TypeScript Type vs. Interface: What’s the Difference?

In TypeScript, we use two primary types of class definitions to define the structure of our classes: interfaces and types. These two concepts are often used interchangeably in TypeScript; however, there are some subtle differences between them that you should understand before making any assumptions about when you should use one over the other.

In this article, we’ll dive into what makes them different and why it might be essential to know which one to use when writing your classes in TypeScript.

Advertisements

Main Difference

When it comes to programming, there are often many different ways to accomplish the same task. In the case of TypeScript, there are two ways to define types – using the Type keyword or an interface. So, what’s the difference between these two approaches?

The answer lies in how each is used. The Type keyword is used to create a new type that can be used anywhere within your code. An interface, on the other hand, defines a contract that must be adhered to by any class that implements it.

Advertisements

In terms of syntax, a Type is defined using the keyword followed by a curly brace enclosed list of properties and their types. An interface looks similar but uses the keyword interface instead of type. Other than that, they look very similar. So, which should you use? It depends on your needs.

Read More: Spotify vs. Apple Music: What’s the Difference?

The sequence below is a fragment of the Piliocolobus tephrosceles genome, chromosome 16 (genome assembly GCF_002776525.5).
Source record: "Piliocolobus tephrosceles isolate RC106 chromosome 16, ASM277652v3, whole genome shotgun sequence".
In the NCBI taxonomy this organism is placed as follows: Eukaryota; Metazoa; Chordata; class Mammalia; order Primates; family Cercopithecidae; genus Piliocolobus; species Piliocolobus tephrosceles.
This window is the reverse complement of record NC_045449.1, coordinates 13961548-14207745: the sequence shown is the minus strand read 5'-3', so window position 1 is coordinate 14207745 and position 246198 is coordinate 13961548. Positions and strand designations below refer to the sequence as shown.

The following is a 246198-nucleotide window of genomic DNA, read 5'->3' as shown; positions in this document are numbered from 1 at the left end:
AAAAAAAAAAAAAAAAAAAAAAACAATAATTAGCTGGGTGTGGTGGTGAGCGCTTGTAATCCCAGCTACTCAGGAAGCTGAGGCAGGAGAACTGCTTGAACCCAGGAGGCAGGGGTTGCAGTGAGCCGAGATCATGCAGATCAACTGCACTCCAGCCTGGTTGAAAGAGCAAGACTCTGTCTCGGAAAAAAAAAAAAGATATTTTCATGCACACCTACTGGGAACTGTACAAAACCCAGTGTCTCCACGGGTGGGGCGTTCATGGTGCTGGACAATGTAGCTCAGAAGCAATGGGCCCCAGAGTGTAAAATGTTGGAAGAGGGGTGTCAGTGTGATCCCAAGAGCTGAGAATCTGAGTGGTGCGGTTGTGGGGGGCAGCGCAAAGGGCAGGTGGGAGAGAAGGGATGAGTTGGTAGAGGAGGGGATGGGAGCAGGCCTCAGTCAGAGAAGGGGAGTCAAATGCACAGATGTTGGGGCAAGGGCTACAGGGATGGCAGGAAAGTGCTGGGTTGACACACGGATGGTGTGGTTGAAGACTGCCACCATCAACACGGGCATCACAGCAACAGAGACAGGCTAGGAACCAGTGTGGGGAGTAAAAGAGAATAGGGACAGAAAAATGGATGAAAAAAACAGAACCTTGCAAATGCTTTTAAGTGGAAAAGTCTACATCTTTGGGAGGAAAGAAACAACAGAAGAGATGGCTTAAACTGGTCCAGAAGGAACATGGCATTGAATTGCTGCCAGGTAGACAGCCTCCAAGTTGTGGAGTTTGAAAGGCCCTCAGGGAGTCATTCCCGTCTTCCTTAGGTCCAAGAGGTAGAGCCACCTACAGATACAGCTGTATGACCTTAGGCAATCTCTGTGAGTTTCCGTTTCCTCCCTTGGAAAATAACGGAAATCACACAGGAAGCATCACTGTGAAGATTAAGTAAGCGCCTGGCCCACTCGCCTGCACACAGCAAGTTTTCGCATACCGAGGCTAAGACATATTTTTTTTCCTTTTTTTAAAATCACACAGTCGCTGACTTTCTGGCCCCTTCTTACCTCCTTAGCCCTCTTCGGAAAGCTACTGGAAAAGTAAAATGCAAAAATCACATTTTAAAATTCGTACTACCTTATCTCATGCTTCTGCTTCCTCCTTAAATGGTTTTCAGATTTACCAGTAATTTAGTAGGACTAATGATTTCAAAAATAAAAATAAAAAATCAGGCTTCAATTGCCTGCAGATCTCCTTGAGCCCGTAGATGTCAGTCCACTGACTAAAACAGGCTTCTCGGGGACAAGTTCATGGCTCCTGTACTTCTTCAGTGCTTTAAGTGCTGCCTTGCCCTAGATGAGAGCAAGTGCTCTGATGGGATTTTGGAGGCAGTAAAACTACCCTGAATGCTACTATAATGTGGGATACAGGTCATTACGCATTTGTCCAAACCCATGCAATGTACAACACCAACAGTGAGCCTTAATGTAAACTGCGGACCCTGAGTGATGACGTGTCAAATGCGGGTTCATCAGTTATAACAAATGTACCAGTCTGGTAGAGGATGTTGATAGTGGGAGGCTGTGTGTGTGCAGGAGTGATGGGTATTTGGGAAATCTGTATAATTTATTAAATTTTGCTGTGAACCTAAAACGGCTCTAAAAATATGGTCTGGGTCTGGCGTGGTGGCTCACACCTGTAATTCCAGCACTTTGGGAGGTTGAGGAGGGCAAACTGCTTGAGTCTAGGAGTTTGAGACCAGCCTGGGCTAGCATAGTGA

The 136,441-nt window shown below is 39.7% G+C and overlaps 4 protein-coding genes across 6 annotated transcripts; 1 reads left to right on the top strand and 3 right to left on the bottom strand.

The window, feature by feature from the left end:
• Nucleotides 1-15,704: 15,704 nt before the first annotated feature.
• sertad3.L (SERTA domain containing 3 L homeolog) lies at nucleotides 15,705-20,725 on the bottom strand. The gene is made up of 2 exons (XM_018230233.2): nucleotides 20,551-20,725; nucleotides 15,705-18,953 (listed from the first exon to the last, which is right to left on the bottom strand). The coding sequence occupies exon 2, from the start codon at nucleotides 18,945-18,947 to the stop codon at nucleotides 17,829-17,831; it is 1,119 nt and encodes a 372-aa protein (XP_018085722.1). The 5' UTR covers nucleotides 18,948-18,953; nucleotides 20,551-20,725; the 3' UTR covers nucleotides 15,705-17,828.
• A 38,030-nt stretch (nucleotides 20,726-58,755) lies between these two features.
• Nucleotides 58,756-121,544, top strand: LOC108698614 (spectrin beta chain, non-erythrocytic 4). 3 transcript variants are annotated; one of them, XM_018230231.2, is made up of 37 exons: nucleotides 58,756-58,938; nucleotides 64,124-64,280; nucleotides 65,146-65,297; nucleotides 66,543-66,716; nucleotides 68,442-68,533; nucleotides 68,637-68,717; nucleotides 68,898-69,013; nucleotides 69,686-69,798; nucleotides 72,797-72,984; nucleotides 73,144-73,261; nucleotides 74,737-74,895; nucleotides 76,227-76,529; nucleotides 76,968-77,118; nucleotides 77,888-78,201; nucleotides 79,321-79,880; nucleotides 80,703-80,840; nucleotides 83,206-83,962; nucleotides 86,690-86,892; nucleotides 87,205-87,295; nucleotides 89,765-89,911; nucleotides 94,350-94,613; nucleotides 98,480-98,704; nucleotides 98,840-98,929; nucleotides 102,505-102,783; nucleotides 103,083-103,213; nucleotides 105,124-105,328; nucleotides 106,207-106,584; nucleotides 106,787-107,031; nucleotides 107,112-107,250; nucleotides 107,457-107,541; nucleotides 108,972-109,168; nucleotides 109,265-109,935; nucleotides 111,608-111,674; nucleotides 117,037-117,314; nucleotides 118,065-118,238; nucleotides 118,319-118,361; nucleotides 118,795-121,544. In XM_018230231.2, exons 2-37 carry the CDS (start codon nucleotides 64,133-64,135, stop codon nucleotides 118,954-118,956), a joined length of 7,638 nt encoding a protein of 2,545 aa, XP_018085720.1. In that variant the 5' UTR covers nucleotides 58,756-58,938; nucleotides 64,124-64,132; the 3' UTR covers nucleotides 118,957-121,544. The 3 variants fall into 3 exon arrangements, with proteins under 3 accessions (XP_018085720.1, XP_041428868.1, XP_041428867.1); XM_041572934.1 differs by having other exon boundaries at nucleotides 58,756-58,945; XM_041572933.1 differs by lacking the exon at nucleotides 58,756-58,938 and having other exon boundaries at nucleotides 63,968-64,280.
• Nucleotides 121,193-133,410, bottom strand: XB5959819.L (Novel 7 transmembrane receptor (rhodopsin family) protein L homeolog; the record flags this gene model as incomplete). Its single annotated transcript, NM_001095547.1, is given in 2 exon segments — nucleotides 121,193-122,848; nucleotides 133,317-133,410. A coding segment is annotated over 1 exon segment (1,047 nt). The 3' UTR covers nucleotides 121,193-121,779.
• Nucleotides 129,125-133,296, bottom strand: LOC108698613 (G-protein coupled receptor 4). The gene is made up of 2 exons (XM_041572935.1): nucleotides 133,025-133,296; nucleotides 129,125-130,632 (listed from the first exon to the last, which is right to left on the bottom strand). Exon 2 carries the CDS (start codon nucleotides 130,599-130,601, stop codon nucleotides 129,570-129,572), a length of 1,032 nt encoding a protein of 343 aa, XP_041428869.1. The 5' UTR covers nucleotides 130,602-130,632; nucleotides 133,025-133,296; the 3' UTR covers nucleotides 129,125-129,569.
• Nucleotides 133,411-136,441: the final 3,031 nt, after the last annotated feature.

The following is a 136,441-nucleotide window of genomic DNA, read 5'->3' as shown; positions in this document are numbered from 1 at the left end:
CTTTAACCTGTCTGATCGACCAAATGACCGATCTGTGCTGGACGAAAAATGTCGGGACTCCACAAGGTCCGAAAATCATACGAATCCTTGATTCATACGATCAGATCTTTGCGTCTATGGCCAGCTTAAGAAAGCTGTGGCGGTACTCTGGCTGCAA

What is TypeScript Type?

TypeScript is a programming language developed and maintained by Microsoft, a company known for its software products. It is a strict syntax superset of JavaScript and offers optional static typing. It was created to help developers create larger applications and transpile them to JavaScript. In this post, we will discuss what TypeScript types are and what they do. We will also be talking about interfaces about types in TypeScript.

What is Interface?

An interface is a syntactical contract that an entity must conform to. In other words, an interface defines the rules that a class or object must follow. If a class or object does not follow these rules, it will not be able to compile.

Interfaces are used to define types in TypeScript. For example, let’s say we have an animal interface and two classes, Dog and Cat, which implement this interface. We can declare that Dog implements Animal with the following syntax.

Difference Between TypeScript Type and Interface?

The difference between a Type and an Interface in TypeScript is that a Type can be used to describe an object and its values, while an Interface can only be used to describe an object. In addition, a Type can be defined within the same file as it is used, while an Interface must be declared in a separate file. Finally, types can be aliased, while interfaces cannot. Alias means that two different types share the same name.
An example of when you might want to use a type instead of an interface is if you are defining multiple constructors for your class or struct. If you define them as methods on the interface, they will all share the same name and create collisions. If you define them on their Type of object, then they will have their names, and there won’t be any collisions.

Basic Understanding of Types and Interfaces

To understand the difference between Type and Interface in TypeScript, we must first understand what they are. A Type in TypeScript is a structure that defines the type of an object. This means that it defines the properties and methods that are available on that object.

On the other hand, an Interface is a description of an object type. It only describes what properties and methods are available on that object but doesn’t define them.